Court denies contempt suit in Silver Scone case

  • Jane Elwell, owner of Silver Scone Teas, speaks with one of her representatives during the Aug. 29 court hearing. STAFF FILE PHOTO BY ASHLEY SAARI

Monadnock Ledger-Transcript
Published: 9/12/2023 11:34:11 AM

A Hillsborough Superior Court judge has ruled against a group of neighbors who filed a motion for contempt against the Town of New Ipswich, alleging the town allowed Silver Scone Teas owner Jane Elwell to make changes to a proposed parking lot unchecked.

Plaintiffs in the case, represented by Nancy Clark, are also appealing the New Ipswich Planning Board’s site plan approval of plans by Elwell to operate a tea party business out of her River Road home in the Village District. In June, the board approved the plans, with conditions previously imposed by the Zoning Board, including only allowing tea parties up to four times per month on the property and capping parties at 50 guests.

Elwell’s application included plans to upgrade an already-cleared area on her property that was previously used as a log landing to an unpaved parking lot. The neighbors appealed the approval to Nashua Superior Court, which issued an order that “proceedings upon the decision appealed from are stayed.” The parking lot was the main issue in the neighbors’ contempt filing, as they alleged that in defiance of the court’s order, Elwell had begun work on the parking lot, specifically taking down multiple trees in the parking area, removing stumps and removing topsoil. The plaintiffs notified town officials, including the code inspector and Select Board, but alleged the town did not act to stop the work.

During an Aug. 29 hearing on the contempt filings, Elwell’s lawyer, Robert Fasanella, claimed that the trees taken down were done so for firewood, and regular maintenance was done on the lot in preparation for Elwell’s daughter’s wedding, which is set to take place on the property. He argued this was well short of the entirety of the plan for improvements to the parking area.

Madeline Osbon, an attorney with Upton & Hatfield, representing the Town of New Ipswich, argued that the town did not find that the work fell into the realm of needing enforcement, that the town has discretion in deciding whether to issue cease-and-desist orders and that if there was a need to enforce the court’s order, it should be done though the court, not the town.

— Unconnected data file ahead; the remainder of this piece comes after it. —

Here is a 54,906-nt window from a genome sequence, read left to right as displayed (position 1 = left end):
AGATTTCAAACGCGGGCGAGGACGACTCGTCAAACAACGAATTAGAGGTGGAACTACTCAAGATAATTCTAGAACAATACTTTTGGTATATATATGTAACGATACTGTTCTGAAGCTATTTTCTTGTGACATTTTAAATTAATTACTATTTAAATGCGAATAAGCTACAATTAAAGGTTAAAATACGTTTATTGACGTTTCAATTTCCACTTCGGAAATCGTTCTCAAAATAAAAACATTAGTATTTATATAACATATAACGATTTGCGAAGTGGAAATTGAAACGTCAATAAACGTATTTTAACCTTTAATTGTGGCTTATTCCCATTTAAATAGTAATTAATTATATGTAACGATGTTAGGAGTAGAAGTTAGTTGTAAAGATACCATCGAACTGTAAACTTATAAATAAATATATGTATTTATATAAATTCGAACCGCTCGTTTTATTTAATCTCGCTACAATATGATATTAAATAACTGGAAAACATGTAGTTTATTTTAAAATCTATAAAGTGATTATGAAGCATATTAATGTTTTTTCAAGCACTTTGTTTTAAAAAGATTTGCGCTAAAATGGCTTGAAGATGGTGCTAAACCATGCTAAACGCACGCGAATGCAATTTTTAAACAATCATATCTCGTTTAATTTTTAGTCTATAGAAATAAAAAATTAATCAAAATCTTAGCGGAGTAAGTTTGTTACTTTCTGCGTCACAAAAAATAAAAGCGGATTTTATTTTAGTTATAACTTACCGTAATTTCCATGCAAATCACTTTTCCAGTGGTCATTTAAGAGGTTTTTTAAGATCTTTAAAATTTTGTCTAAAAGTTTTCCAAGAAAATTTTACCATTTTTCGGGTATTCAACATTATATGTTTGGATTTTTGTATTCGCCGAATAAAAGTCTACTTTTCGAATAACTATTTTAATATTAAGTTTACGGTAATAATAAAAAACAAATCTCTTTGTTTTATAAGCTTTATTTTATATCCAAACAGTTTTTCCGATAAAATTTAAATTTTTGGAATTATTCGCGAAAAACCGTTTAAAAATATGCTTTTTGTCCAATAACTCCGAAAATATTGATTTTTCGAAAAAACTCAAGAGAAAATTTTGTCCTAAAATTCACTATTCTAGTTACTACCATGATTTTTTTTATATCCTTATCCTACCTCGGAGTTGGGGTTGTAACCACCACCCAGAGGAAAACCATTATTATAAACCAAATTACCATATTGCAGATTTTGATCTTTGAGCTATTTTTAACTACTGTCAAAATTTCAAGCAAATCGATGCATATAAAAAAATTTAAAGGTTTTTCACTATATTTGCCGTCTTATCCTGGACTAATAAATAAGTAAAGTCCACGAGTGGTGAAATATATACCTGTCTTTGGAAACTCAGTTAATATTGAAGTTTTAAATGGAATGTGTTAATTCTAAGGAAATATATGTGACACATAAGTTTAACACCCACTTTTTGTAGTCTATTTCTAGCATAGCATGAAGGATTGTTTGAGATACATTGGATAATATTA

In his decision, Judge Charles Temple ruled that a contempt filing wasn’t appropriate, as the Superior Court order “was not and is not nearly as comprehensive as the plaintiffs read it to be.” Temple clarified that the order was that “proceedings upon the decision appealed from are stayed,” meaning specifically business conducted by an official body -- in this case, the Planning Board.

“...[T]he Certiorari Order did not purport to bar or enjoin the applicant from using or improving her property during the pendency of this appeal,” Temple wrote. “The Certiorari Order also did not require the Town to prohibit the applicant from doing so. As the applicant was not prohibited by a court order from altering her property, nor was the Town directed by a court order to prohibit the applicant from making such alterations, it follows that neither party failed to comply with a court order. As such, there is simply nothing before the Court that would warrant a contempt finding.”

The court further found that while the plaintiffs alleged Elwell’s actions violate New Ipswich land-use regulations, they did not cite specific regulations in their motions and that even if they had, relief from the court wouldn’t be the correct course of action – noting that regulation violations are a matter for the town and its boards to address in a first instance.

In addition to denying both of the plaintiffs’ motions for contempt, the court also lifted an order issued on Aug. 16 prohibiting further construction activity at Elwell’s property during the course of the contempt ruling. The court also cautioned the plaintiffs against frivolous filings, an accusation leveled at the group by the attorneys representing Elwell and the town during the contempt hearing. While the court stopped short of agreeing to that sentiment, Temple wrote that contempt motions “border on frivolous.”

Temple declined to award attorney fees to any of the three parties in the suit, but cautioned the plaintiffs.

“The plaintiffs and their attorney are, however, warned that any further motions of such a dubious nature during the pendency of this action may lead to sanctions,” Temple wrote.

Ashley Saari can be reached at 603-924-7172, Ext. 244 or She’s on X @AshleySaariMLT.

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